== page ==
Tradition at First Baptist Church in Williamsburg, Virginia, maintains that during at least part of the formative period (1776?-1792) for the historic congregation, African Virginians (slaves and a few free blacks) gathered in secrecy for religious meetings in the thickets and woods on the plantation of Green Spring in James City County. The clandestine nature of these early gatherings has hampered efforts to develop a clear timeline of the events set in motion by Moses and continued by Gowan, later known as Gowan Pamphlet.
The story begins with an illusive figure known only as Moses who preached among "the people of color" in the Williamsburg area. Moses is known through the work of nineteenth-century Baptist historian Robert Semple who reported that, "Moses, a black man, first preached among them, and was often taken up and whipped for holding meetings." Historian Semple said nothing more about Moses, only that Gowan then "became popular among the blacks, and began to baptize as well as to preach." Unfortunately, historian Semple did not provide exact or even approximate dates for the early activities of Moses and Gowen.
An item in a 1779 Virginia Gazette identified Gowan as the slave of "Mrs. Vobe of Williamsburg" but made no reference to his religious life. Widow Jane Vobe had kept tavern in Williamsburg since about 1752, and her slave Gowan lived and worked at her establishment. Given the beatings Moses received, it is likely that he was also a slave, belonging to whom we do not know.
On their own time, slaves and other area blacks began to swell the ranks of prayer meetings led by Moses and then Gowan. Moses could have held clandestine prayer meetings with slaves as early as the mid-1770s, since Semple's account has Moses preaching in the Williamsburg area before Gowan. Baptist sources tell us that Gowan had commenced his own religious work by 1781. (Tentative though it is, this timeline moves Moses back into the 1770s which squares more or less with the undocumented tradition at First Baptist Church that puts the founding of the church in 1776.)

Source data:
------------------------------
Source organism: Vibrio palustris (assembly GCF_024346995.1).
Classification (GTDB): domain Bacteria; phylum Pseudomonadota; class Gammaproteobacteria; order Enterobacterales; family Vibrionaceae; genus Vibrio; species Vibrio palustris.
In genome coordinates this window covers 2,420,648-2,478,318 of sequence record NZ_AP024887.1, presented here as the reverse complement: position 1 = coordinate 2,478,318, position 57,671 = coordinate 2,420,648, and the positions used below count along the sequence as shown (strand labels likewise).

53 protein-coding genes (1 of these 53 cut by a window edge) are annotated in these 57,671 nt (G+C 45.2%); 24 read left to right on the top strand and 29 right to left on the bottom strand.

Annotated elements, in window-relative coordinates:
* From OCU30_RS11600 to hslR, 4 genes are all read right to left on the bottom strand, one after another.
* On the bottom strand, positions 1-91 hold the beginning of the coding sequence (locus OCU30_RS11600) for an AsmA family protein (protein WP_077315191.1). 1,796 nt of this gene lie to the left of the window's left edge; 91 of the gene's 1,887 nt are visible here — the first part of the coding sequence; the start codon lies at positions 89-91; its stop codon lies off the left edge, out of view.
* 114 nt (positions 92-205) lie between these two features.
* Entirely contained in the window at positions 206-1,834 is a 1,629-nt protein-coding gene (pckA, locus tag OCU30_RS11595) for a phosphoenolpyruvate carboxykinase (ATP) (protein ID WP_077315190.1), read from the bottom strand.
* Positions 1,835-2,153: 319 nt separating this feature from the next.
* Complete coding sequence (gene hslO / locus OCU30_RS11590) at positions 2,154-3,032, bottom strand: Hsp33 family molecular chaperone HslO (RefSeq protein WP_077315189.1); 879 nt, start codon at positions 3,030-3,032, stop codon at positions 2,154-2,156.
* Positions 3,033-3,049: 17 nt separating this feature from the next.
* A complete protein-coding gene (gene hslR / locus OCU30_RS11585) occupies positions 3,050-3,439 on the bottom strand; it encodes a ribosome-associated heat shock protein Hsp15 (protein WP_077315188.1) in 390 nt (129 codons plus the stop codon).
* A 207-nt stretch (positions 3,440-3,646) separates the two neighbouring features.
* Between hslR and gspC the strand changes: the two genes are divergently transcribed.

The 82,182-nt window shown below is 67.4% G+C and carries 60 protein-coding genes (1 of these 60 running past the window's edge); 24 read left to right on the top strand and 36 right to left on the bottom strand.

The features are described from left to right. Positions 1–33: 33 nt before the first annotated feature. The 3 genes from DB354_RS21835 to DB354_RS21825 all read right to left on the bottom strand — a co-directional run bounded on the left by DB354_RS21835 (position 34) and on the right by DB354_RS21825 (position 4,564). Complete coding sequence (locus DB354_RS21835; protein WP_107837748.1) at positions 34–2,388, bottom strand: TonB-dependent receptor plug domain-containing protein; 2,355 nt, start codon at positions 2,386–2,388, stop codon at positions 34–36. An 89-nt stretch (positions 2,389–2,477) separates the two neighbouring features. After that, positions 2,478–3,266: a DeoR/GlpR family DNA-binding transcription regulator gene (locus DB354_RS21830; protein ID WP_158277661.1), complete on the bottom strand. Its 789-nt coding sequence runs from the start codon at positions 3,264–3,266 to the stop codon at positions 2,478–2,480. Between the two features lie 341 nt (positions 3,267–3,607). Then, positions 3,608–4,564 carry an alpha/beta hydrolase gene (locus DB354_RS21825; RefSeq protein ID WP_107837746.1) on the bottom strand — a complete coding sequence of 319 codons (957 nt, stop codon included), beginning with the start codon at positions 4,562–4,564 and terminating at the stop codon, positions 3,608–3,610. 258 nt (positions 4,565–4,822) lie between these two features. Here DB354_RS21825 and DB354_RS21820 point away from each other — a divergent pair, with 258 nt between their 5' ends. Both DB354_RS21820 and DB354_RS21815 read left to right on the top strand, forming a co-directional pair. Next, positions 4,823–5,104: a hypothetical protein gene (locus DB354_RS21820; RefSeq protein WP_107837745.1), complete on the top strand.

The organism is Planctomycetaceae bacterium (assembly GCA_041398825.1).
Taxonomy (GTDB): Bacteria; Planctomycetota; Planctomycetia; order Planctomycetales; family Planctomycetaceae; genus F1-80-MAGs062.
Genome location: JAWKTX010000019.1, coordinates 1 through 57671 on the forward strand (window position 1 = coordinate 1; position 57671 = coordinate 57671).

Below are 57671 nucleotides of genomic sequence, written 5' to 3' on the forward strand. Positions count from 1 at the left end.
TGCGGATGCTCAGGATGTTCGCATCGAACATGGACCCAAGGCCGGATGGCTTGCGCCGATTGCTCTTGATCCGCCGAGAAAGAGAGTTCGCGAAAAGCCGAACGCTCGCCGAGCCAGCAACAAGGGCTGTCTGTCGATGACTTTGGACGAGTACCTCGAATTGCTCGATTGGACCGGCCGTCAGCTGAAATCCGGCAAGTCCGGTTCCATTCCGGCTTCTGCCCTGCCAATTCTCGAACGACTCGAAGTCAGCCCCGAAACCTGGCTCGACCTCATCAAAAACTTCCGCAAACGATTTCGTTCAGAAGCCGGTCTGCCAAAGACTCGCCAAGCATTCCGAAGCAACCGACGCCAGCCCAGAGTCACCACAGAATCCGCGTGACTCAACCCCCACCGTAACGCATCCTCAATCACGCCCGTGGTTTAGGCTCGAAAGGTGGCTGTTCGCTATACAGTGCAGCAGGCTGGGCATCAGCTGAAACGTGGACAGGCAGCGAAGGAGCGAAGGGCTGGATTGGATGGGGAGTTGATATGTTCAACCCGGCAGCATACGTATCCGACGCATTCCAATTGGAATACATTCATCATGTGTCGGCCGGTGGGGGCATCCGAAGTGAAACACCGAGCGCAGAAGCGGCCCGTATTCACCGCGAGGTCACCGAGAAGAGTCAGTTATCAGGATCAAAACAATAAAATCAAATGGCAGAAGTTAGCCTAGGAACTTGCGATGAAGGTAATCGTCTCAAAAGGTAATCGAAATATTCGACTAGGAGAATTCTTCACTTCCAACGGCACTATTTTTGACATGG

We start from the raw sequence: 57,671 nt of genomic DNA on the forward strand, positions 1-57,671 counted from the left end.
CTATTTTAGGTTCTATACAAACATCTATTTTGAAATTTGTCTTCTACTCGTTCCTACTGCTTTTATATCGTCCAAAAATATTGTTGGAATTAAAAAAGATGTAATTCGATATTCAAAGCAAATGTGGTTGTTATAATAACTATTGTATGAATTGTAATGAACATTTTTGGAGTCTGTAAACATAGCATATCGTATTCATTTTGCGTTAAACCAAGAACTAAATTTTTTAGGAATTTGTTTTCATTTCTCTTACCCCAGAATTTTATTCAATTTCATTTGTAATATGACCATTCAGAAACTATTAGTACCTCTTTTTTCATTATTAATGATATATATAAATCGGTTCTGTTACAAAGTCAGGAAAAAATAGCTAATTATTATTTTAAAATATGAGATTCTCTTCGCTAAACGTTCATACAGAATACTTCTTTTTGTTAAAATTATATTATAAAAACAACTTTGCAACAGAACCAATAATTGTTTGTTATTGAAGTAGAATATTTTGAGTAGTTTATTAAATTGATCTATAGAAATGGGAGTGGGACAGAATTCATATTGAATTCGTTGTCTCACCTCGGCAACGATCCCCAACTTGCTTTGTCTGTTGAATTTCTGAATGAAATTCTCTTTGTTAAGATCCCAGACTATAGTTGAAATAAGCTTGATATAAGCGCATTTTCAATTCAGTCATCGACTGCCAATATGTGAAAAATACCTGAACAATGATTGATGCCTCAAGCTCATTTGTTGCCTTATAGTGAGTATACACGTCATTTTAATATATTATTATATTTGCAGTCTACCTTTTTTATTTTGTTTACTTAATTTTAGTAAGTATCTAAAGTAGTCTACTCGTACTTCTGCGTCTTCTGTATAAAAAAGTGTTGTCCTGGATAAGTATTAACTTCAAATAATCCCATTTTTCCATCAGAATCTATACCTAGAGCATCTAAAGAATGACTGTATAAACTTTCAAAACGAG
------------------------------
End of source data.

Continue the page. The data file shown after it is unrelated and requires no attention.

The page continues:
Though the written record does not document outright the tradition that initially the gatherings took place at Green Spring, that plantation is a plausible location for slaves to have assembled secretly. Circumstantial evidence supports the idea. Green Spring, five or six miles southwest of Williamsburg and north of Jamestown Island came into the possession of William Lee, a Virginian living in London, when his wife inherited the place about 1770. Over 4000 acres of fields and woodland fanned out from a mansion house providing ample cover for Lee's own slaves, other slaves and free blacks from the surrounding area to meet in relative safety. Criss-crossed by three roads that led to Jamestown and different parts of James City County, and connected to roads to York County, Yorktown, and Williamsburg, the Green Spring tract was accessible to slaves from perhaps ten or fifteen miles around.
Within a few years, the meetings moved closer to Williamsburg. Raccoon Chase, as it was known, was across Jamestown Road from Matoaka Lake (then Jones Mill Pond) in wooded low ground below a spillway. By 1793, Gowan was a freedman and had gained membership for his 200-member congregation in the regional, white-run Dover Baptist Association. Presumably less secretive by that time, the congregation remains shrouded in mystery until 1808 when tax records place it on Nassau Street in Williamsburg. By that time Green Spring was a fairly distant memory, but clearly, a hallowed one for the remarkable church.
Linda Rowe (M.A., American Studies, The College of William and Mary) is an historian with The Colonial Williamsburg Foundation.